Save a Bundle on Your Groceries: Consider Your Local Asian Market
Despite the coupons and the special offers, the major supermarket chains are not cheap. You find a deal now and then, but on the whole they really don’t give you great value for money. Farmer’s markets are good for deals and fresh produce, but they only appear once a week in my area. But for great produce any day of the week, at silly prices, my local Asian market is unbeatable.
I’m a huge fan of cuisines from all over the world, and I usually pop into my local Asian market for rice (20lbs for just $12.99), Aloe drinks, Kim Chee, dumplings, good soy sauce and some fresh pork buns; but this time my wife and I did a full shop there. And wow, what a difference.
For a start, the produce was outstanding. We found over six different types of plums, including Dragon Plums and a delicious mango/nectarine plum combination. We found so many fruits and vegetables we had never seen before, with wonderful smells and textures. And then, we saw the prices. A pound of Dragon Plums was just 79 cents! Regular black plums were $1.29/pound. And in Safeway, the same plums were over $3/pound. Big, big difference. We also found fresh ripe blueberries for 99 cents/pound, over four times less than in Safeway. Onions, potatoes, carrots, leeks, melons, broccoli, cabbage, they were all at least a third cheaper than Albertsons or Safeway. We were shocked. We filled up the cart.
Cheap Meat Treats
When we went onto the meat section, it was vast. Asian cooking is the ultimate in frugal food; no part of the animal is left behind, and as such, the variety on offer was mind-blowing (vegetarians, you may want to skip this next part).
I grew up on liver, steak and kidney pie and black pudding, so I’m all for different tastes (I’m a big fan of Bizarre Foods). A look around the meat and fish section left me wide-eyed. There were the usual cuts of meat, but there were also things I’d never seen in a regular grocery store, including duck heads and feet, fish roe, octopus, sea cucumber and so much more it would take a book to jot it all down. Again, the prices were way less than in our local Safeway and King Soopers, and all of this meat was freshly butchered and packaged in front of us.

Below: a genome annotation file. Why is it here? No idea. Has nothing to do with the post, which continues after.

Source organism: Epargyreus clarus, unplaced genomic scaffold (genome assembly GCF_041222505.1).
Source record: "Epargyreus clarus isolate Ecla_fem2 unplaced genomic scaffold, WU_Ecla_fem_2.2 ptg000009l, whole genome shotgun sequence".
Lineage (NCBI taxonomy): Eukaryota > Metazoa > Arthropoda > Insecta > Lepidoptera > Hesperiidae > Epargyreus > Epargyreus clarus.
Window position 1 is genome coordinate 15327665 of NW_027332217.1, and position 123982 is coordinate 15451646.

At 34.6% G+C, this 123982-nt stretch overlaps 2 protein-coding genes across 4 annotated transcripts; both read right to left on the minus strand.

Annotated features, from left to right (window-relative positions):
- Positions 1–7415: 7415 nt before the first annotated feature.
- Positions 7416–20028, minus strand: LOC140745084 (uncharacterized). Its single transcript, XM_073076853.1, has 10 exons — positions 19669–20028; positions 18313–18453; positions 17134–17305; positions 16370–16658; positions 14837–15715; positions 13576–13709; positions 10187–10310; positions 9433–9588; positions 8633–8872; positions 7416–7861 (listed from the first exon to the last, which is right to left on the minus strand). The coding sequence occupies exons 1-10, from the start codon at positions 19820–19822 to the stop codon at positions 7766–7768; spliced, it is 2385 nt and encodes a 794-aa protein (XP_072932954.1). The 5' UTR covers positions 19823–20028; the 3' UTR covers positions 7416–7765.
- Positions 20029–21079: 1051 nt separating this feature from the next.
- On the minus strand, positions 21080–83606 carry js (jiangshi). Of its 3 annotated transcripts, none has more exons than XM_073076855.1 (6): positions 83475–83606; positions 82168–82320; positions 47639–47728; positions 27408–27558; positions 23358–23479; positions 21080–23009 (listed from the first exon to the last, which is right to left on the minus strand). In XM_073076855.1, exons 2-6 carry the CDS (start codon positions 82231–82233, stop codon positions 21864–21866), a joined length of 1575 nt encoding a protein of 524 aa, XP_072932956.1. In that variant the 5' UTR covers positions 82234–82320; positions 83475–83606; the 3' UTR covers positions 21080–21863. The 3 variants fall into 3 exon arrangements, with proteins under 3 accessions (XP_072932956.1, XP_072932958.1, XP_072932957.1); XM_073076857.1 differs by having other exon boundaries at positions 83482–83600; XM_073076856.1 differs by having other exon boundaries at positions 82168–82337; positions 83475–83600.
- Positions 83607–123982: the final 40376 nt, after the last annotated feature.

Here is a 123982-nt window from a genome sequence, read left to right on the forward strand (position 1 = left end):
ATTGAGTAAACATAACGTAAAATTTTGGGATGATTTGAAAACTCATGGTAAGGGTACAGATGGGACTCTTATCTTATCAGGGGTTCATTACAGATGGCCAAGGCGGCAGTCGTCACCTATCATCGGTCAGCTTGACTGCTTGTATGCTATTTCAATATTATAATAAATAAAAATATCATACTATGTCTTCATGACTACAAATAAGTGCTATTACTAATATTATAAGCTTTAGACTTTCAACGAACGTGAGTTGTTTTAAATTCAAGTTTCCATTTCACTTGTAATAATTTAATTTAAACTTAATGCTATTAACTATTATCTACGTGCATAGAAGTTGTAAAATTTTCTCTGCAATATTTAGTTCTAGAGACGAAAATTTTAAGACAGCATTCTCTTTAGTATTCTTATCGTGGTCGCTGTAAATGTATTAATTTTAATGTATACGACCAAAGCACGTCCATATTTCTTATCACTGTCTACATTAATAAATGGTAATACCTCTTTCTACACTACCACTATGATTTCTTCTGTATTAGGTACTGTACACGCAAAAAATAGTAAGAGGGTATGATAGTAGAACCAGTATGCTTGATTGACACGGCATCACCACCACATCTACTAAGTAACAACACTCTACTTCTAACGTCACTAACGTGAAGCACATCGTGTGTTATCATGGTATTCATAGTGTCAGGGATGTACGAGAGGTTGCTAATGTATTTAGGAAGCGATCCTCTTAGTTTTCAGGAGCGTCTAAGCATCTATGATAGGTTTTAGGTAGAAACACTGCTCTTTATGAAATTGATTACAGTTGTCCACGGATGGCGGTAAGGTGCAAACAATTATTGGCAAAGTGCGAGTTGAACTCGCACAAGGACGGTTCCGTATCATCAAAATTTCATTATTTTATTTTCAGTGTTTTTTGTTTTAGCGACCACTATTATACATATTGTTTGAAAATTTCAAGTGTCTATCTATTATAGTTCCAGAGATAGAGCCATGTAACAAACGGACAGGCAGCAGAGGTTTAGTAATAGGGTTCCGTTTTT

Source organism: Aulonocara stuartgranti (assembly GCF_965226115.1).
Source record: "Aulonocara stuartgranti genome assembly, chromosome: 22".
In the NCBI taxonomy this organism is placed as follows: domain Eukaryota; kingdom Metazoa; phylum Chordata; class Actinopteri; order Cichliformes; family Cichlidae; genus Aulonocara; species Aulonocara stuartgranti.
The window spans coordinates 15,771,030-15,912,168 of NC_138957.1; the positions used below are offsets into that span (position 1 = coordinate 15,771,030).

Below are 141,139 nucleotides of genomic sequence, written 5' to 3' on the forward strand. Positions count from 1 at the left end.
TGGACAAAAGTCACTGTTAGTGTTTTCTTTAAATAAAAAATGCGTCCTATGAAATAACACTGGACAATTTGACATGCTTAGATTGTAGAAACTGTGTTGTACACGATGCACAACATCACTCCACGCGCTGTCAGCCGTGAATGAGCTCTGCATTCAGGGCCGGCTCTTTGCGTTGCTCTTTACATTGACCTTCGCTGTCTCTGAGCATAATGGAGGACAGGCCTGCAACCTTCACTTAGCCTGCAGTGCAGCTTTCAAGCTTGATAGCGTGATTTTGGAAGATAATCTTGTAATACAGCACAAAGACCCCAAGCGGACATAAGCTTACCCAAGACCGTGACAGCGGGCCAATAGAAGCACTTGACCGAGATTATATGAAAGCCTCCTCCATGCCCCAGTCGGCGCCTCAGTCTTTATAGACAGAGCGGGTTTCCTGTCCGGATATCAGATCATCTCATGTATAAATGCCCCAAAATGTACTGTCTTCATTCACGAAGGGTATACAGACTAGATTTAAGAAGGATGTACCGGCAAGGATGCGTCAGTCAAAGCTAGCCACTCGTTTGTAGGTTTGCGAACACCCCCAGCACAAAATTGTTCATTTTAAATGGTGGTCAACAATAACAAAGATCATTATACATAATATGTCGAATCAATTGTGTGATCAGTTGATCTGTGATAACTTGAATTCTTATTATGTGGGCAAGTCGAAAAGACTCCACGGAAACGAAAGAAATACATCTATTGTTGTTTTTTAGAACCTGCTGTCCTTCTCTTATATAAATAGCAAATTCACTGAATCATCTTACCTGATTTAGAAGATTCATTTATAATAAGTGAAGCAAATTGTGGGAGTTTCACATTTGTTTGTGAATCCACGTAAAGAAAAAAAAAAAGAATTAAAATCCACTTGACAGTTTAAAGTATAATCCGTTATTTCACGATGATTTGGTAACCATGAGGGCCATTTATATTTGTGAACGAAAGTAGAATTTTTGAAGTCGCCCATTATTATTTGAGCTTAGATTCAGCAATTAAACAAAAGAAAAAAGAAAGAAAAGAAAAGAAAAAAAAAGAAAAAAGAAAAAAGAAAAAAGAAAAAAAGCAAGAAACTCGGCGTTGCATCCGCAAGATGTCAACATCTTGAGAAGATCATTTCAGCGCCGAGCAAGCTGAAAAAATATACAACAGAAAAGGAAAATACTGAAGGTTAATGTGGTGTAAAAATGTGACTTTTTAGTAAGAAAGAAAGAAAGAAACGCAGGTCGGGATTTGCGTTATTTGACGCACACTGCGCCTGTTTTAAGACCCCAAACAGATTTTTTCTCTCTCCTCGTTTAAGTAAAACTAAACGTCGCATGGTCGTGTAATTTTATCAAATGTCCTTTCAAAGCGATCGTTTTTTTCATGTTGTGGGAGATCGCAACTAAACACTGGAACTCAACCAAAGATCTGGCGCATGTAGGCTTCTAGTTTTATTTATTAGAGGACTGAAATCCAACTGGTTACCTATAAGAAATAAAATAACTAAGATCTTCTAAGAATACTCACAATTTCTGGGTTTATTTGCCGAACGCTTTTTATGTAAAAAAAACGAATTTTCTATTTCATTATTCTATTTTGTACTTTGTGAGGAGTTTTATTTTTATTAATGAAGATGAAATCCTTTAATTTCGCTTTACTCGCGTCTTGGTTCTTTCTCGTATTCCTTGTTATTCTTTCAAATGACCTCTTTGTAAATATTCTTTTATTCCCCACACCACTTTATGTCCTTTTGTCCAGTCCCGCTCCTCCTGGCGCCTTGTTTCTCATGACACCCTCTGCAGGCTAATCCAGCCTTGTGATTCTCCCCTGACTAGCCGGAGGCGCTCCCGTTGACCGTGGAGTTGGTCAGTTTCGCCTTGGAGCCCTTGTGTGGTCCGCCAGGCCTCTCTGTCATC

Although not quite adventurous enough to cook duck’s heads, yet, we did appreciate the massive variety. And the freezer section was just as prolific. There were so many different types of frozen dumplings and buns that we didn’t know where to start. And there were a host of Asian ice-creams, alongside the usual Dreyer’s and Breyers.
In the canned food aisles, we explored a host of amazing foods from around the world. We bagged authentic Ramen noodles and some great sauces and condiments. And we also grabbed some great drinks, including Mango Ramune.
When it came time to check out, our rickety old cart was straining under the weight. And the final tally for all of our 12 bags of groceries and fresh produce was just $120. We will of course be going there again. On the way out, I said that I was surprised more people don’t shop at their Asian markets. Luckily, this blog gives me the chance to get the word out. So go, check out what’s on offer at your local asian (or any ethnic market generally) and pick up some great food and supplies for much less than you’d pay at a chain supermarket.
Disclaimer: The links and mentions on this site may be affiliate links. But they do not affect the actual opinions and recommendations of the authors.
Wise Bread is a participant in the Amazon Services LLC Associates Program, an affiliate advertising program designed to provide a means for sites to earn advertising fees by advertising and linking to amazon.com.